Grade 6
Grade 6
Unit 4: Seek and Discover
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Over the Top of the World
by Will Steger and Jon Bowermaster
 

Cultural Perspectives  
Inuit Life  
Cultural Perspectives
From the Student Web Page
Winter Wear: Traditional Inuit Clothing
Connect to this link:
http://www.kativik.qc.ca/ulluriaq/Nunavik/inuitlife/clothing/


  1. Click on the name of each article of clothing to learn about how Inuit children stay warm.
  2. Click on Inuit Life, and then on
    Outside Activities.
  3. Click on Sliding, Snowshoeing, and Ice Fishing Trip. Read about these activities. Have you ever done any of these? If so, which one? If not, which would you like to try the most? Why? Share your experience.
  4. List and illustrate the articles of traditional Inuit clothing you would wear for your activity.
About the Site

This site was created by the Inuit teachers and students of Ulluriaq School, located in Quebec. The site contains information about Inuit language, customs, and daily life.

Lesson Objectives

  • Students will use the Internet to read about traditional Inuit clothing.

  • Students will read about the outside activities that Inuit children enjoy doing.

  • Students will identify articles of traditional Inuit clothing for a given activity.

Suggested Additional Activities

  • Have students write a paragraph comparing and contrasting their daily life with that of an Inuit student.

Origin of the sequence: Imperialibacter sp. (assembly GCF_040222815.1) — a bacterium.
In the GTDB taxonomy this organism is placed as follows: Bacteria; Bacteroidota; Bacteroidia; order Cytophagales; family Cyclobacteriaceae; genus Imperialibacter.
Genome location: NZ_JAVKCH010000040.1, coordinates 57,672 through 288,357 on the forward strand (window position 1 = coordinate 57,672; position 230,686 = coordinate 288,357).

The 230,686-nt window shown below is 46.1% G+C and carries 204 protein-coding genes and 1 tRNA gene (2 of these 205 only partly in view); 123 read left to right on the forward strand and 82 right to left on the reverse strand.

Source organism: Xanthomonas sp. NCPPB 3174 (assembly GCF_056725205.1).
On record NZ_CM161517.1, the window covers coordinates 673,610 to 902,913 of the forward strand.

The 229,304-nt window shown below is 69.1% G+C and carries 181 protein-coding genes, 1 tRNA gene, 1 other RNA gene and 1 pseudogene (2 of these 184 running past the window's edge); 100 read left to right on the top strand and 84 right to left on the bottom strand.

• Have students go to Inuit Life in Nunavit and click on Arctic Wildlife, and then on the individual animals. Ask students to think about what allows the animals to live in the cold. Have students present information to the class about an animal of their choosing.

From the Student Web Page
Inuit Culture
Connect to this link:
http://collections.ic.gc.ca/arctic/inuit/people.htm


  1. Read the information presented to learn about Inuit culture. Explore the hypertext links you find along the way.
  2. Click on The Spirit. Who is Seda? List two interesting facts about Inuit spirituality.
  3. Go back and choose the Traditional Arts & Crafts hypertext link. Look at the different pictures showing Inuit art.
  4. Create an art project modeled after one of the forms of arts and crafts shown here. Show Seda in your project.
About the Site

This site provides information about the people, wildlife, and history of the Canadian Arctic. Much of the information has been provided by the Canadian Coast Guard.

Lesson Objectives

  • Students will use the Internet to read about Inuit culture.

  • Students will list interesting facts about Inuit spirituality.

  • Students will create an art project modeled after an Inuit form of arts and crafts.

Suggested Additional Activities

  • Have students explore the other links shown at the bottom of the page.

  • Have students find the Canadian Arctic on a map.

  • Have students research the climate of the Canadian Arctic.

  • Hold a class discussion on environmental sensitivity.


Find Out More  
Pollution and the Arctic  
Find Out More
From the Student Web Page
Polar Bears Alive
Connect to this link:
http://www.polarbearsalive.org/


  1. Click The Bear Facts.
  2. Then click and read Polar Bears Status.
  3. To see photographs, click Polar Bear Gallery in the left frame.
About the Site

Polar Bears Alive is dedicated to worldwide protection of polar bears. The Web site provides information about these beautiful creatures, including their current status and projected future in the face of pollution. Additional sections include information about the organization.

What to Do

  1. You may want to preview the site to direct students to specific sections.

  2. Students may be interested in helping to protect polar bears.

From the Student Web Page